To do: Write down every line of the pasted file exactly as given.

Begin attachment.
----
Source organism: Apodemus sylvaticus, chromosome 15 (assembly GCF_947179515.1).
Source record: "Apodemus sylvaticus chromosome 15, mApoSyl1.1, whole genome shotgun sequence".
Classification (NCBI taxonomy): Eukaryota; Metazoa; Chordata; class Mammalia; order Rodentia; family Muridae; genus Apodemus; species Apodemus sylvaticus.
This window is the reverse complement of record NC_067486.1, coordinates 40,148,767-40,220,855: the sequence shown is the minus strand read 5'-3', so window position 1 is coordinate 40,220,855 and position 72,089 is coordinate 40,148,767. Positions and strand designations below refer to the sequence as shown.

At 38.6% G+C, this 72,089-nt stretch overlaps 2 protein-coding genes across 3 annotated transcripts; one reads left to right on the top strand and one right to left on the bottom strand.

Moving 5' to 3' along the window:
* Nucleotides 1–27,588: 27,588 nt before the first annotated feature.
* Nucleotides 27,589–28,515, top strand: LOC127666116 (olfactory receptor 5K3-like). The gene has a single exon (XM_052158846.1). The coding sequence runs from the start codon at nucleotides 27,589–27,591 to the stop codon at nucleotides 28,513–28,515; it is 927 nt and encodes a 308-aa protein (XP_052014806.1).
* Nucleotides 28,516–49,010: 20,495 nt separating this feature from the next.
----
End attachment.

Source organism: Apodemus sylvaticus, chromosome 15 (assembly GCF_947179515.1).
Source record: "Apodemus sylvaticus chromosome 15, mApoSyl1.1, whole genome shotgun sequence".
Classification (NCBI taxonomy): Eukaryota; Metazoa; Chordata; class Mammalia; order Rodentia; family Muridae; genus Apodemus; species Apodemus sylvaticus.
This window is the reverse complement of record NC_067486.1, coordinates 40,148,767-40,220,855: the sequence shown is the minus strand read 5'-3', so window position 1 is coordinate 40,220,855 and position 72,089 is coordinate 40,148,767. Positions and strand designations below refer to the sequence as shown.

At 38.6% G+C, this 72,089-nt stretch overlaps 2 protein-coding genes across 3 annotated transcripts; one reads left to right on the top strand and one right to left on the bottom strand.

Moving 5' to 3' along the window:
* Nucleotides 1–27,588: 27,588 nt before the first annotated feature.
* Nucleotides 27,589–28,515, top strand: LOC127666116 (olfactory receptor 5K3-like). The gene has a single exon (XM_052158846.1). The coding sequence runs from the start codon at nucleotides 27,589–27,591 to the stop codon at nucleotides 28,513–28,515; it is 927 nt and encodes a 308-aa protein (XP_052014806.1).
* Nucleotides 28,516–49,010: 20,495 nt separating this feature from the next.